While we tested this pattern, I realized that there was a way to eliminate a seam from the original pattern. See how on all three of these quilts, the candy part of the lollipop sits on top of the stick and there's a seam all the way across there? Turns out, it's not needed! So each lollipop block has 9 seams instead of 10! A huge block with only 9 seams! Win!!! The picture below is a close up of my peach flavored lollipop and that seam is not there. Kinda silly that something so simple makes me so happy.

During the pattern testing stage, I made three versions. Here's the the first one I call "Malt Shop" up on my design wall with butterscotch, root beer, & cream soda flavored lollipops. I made the smaller sized lollipop blocks with that extra seam but with sprinkles all over the background fabric, it hides pretty well.

I decided to go with Art Gallery Fabrics (AGF) for this project because they have a great selection of solids (I wanted lots of lollipop flavors) and they have this super cute sprinkles fabric by Dana Willard @made_everyday that looks great with every flavor. I didn't realized that AGF fabric had such a different feel to it until the fabric arrived. I mean, I should have known because their catch phrase is "FEEL THE DIFFERENCE" and it's in all caps on their site. I was pretty uncertain when I started cutting it but as I worked with it, I really came to love it. It's softer, which made me think it would be slippery when sewing it but it isn't. I even had to double check on their site that yes, it's 100% cotton, because I just couldn't believe it was so soft. So how does cotton get this soft? Taking extra steps to clean it (cotton is natural so it has dirt, leaves, and debris in it when it's picked) and using the longest cotton fibers to make the threads creates high quality cotton fabric for quilting that I just wasn't used to. You'd think I would have been thrilled initially about this fabric because all the tee shirts I sell use cotton made this way and they are softer and lighter weight than traditional cotton tees but it just didn't dawn on me that quilting cottons like this existed.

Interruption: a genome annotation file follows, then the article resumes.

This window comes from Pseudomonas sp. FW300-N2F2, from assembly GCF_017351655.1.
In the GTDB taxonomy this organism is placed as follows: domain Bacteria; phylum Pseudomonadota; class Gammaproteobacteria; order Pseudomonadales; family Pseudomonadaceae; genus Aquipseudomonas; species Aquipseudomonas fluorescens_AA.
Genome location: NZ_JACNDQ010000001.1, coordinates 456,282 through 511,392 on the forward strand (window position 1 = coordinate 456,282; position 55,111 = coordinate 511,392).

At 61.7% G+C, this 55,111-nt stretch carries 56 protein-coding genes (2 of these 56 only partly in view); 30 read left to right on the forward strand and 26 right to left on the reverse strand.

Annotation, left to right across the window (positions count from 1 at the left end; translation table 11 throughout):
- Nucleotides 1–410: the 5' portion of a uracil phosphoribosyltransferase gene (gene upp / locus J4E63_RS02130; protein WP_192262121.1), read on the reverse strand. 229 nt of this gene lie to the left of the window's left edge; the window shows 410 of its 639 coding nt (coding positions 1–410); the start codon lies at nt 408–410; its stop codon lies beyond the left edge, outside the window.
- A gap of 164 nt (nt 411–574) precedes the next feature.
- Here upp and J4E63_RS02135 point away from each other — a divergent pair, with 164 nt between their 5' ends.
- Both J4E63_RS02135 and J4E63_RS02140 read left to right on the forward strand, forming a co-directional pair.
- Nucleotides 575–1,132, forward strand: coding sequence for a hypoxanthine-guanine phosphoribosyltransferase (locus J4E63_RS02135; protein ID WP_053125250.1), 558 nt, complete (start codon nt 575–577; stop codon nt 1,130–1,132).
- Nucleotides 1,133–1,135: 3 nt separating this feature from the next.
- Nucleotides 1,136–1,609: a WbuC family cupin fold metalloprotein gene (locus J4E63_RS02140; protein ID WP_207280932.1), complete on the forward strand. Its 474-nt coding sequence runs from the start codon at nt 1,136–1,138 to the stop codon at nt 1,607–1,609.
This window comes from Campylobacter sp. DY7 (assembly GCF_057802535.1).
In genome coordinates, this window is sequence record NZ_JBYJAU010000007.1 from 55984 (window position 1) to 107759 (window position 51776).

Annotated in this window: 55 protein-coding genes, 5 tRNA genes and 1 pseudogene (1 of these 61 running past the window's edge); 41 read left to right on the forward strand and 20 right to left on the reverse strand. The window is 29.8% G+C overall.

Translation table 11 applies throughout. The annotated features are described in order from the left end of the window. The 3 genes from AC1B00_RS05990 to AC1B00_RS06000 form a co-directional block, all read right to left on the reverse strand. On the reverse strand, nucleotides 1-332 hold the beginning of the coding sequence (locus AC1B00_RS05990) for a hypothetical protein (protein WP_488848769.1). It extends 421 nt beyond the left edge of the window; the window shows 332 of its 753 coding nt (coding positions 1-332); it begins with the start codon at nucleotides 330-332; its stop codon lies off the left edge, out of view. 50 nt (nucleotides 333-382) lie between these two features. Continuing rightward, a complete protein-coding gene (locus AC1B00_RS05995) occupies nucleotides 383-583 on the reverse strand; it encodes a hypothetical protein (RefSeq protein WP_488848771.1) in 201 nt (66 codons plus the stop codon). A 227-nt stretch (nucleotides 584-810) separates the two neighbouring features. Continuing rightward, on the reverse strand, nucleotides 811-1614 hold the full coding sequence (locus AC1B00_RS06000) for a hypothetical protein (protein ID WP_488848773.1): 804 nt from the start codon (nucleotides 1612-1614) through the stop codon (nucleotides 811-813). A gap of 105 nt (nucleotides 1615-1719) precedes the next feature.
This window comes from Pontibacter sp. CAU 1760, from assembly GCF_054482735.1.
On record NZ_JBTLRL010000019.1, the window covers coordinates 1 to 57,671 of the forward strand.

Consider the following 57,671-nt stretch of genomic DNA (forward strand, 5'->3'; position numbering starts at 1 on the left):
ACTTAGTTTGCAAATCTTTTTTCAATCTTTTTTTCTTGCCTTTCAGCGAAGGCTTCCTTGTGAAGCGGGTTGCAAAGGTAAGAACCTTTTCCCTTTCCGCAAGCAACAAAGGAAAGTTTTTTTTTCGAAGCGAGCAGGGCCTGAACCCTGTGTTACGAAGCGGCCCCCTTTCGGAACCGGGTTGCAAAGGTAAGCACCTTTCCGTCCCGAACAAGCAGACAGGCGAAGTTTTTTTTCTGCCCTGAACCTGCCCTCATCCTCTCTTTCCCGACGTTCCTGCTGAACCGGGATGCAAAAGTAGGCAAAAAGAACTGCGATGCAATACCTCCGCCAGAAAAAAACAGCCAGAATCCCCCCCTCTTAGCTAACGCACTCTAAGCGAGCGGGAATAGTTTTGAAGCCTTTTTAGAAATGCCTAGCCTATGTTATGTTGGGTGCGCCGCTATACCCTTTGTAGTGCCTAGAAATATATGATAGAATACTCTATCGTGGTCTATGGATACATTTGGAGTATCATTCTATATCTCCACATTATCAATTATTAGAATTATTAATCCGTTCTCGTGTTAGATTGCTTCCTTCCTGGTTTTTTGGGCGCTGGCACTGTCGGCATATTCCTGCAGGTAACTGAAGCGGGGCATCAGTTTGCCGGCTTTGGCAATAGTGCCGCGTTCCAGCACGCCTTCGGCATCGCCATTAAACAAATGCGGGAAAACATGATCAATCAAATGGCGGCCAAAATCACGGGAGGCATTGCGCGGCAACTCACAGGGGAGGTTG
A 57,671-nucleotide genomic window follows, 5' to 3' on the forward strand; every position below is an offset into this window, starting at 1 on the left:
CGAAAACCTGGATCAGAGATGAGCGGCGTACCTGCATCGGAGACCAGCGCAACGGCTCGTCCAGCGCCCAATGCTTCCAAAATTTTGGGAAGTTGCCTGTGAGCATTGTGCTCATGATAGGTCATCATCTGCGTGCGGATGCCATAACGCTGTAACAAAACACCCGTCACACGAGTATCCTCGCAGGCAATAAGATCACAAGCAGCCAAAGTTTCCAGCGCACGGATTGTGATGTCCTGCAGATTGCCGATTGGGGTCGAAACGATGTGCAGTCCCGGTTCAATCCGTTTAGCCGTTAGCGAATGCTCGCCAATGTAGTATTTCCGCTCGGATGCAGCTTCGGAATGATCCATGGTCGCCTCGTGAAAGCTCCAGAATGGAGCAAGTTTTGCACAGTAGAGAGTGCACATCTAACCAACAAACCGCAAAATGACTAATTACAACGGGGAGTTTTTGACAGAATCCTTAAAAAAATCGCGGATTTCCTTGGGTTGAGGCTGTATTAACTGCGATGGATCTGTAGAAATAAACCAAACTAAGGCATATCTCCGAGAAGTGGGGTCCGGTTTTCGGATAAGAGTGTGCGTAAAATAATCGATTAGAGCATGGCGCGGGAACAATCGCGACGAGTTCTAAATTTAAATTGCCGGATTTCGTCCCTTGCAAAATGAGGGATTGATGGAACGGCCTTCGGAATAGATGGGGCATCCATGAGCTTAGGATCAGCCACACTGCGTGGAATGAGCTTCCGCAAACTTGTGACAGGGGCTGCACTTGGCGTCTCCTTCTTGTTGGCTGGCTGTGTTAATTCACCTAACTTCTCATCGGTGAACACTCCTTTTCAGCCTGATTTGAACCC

It hit home that AGF fabric is something special when I sat under each quilt to hand stitch the binding because these quilts are so lightweight, so soft, and so warm, even with only one layer of warm & natural inside. Now I'm believer, AGF you know what you're doing. Thank you for bringing something wonderful to the quilting world.


The next two test quilts I made came together quickly, a one lollipop grape flavored quilt with a large lollipop block and then the cover girl with cotton candy, peach, strawberry, lemon-lime, pineapple, and bubble gum lollipops! I used the sprinkles fabric for the border on both of these and love that this print looks great on all three quilts.


When it came time to quilt them, I decided to use ribbon candy somewhere on each of them. Grape got it twice! How could I make candy quilts and not quilt ribbon candy somewhere on them?!? I ended up quilting my malt shop version last. I loaded it up on my machine then went to a free motion quilting class by Vicki Ruebel at Orchid Owl Quilts. She gave me the confidence to use my rulers less and free motion more (notice that the cover girl got lots of ruler love and only a bit of free motion in the sticks and border). I like to make the swirls that you see on the candy part of the malt shop lollipops because they were the first free motion design I learned, they're deep in my brain. But I tried the elongated swirl Vicki taught me for the background and I really like how it turned out! The bigger centers create a polka dot look! How fun is that!